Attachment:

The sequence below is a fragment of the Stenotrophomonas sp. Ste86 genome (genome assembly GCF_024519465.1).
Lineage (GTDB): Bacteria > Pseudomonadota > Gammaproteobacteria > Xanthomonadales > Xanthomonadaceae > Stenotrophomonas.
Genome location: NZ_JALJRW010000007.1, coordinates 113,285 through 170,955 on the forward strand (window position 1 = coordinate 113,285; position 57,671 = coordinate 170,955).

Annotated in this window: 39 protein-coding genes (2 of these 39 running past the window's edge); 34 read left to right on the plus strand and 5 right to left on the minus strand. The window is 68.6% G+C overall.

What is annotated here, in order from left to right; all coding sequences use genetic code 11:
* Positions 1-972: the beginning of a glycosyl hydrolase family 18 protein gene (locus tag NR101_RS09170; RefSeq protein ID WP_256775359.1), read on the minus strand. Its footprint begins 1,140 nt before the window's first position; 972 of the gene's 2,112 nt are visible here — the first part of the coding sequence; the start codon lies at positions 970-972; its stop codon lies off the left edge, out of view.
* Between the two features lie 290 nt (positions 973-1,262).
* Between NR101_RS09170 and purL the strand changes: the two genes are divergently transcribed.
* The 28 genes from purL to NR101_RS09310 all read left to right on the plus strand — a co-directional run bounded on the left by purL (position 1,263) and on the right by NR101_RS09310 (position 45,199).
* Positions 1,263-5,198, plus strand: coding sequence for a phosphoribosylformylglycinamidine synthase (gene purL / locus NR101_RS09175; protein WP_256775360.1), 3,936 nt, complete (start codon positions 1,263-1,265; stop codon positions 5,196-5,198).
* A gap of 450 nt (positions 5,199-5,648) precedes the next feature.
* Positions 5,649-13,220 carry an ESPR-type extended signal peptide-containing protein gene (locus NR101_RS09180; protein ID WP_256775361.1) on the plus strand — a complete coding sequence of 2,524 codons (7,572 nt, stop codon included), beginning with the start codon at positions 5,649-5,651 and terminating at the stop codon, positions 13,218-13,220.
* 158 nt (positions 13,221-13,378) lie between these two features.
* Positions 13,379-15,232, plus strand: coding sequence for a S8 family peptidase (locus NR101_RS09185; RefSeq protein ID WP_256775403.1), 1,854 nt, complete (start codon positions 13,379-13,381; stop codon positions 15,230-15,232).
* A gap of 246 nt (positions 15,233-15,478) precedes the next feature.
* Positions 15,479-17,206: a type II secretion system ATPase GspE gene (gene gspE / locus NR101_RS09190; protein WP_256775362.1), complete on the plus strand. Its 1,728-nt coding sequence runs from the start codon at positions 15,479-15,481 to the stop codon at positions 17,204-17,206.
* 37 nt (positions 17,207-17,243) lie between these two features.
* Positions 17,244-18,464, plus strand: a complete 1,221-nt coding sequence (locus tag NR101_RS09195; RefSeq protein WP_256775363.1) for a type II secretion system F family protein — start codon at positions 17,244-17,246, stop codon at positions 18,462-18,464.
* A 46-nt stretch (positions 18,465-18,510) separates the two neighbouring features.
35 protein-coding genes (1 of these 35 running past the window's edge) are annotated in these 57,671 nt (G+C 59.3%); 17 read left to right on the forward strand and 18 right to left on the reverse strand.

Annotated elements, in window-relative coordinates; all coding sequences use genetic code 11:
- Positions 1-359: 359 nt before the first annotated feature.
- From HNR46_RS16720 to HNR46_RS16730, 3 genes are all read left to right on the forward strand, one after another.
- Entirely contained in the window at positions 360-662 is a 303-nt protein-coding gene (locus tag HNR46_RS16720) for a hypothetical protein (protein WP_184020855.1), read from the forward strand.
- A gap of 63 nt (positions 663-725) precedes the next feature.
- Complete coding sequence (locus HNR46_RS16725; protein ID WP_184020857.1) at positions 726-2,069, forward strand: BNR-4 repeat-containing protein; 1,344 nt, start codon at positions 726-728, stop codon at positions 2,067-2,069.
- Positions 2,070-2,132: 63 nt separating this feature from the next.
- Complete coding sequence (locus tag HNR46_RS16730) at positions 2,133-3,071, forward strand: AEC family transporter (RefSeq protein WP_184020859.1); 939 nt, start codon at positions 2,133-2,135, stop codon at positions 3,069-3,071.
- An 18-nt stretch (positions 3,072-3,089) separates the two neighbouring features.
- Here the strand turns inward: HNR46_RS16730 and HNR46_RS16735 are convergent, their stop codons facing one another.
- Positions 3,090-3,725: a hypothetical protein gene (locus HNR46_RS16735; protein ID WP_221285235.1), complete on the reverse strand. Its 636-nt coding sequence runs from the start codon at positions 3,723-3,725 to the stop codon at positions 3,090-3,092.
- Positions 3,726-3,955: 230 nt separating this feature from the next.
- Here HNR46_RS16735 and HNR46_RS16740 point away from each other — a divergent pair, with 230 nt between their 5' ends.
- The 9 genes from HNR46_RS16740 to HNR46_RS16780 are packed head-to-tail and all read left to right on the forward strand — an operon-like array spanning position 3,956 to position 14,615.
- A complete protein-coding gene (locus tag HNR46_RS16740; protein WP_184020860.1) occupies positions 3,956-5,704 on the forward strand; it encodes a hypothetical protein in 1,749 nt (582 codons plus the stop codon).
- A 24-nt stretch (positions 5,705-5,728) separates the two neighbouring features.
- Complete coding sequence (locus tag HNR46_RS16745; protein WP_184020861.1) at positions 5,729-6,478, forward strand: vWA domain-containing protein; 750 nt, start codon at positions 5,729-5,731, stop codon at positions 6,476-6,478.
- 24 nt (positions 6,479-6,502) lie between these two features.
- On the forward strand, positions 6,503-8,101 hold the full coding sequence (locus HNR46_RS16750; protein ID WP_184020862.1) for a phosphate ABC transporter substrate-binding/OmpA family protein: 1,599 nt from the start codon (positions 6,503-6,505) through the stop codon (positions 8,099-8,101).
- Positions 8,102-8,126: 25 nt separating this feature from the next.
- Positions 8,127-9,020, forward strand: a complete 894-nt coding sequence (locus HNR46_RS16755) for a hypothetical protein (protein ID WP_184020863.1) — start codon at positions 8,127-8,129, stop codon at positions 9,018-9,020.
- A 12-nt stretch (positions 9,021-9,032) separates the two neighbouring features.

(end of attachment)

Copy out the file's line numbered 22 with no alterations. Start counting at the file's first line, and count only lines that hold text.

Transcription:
- Positions 1-359: 359 nt before the first annotated feature.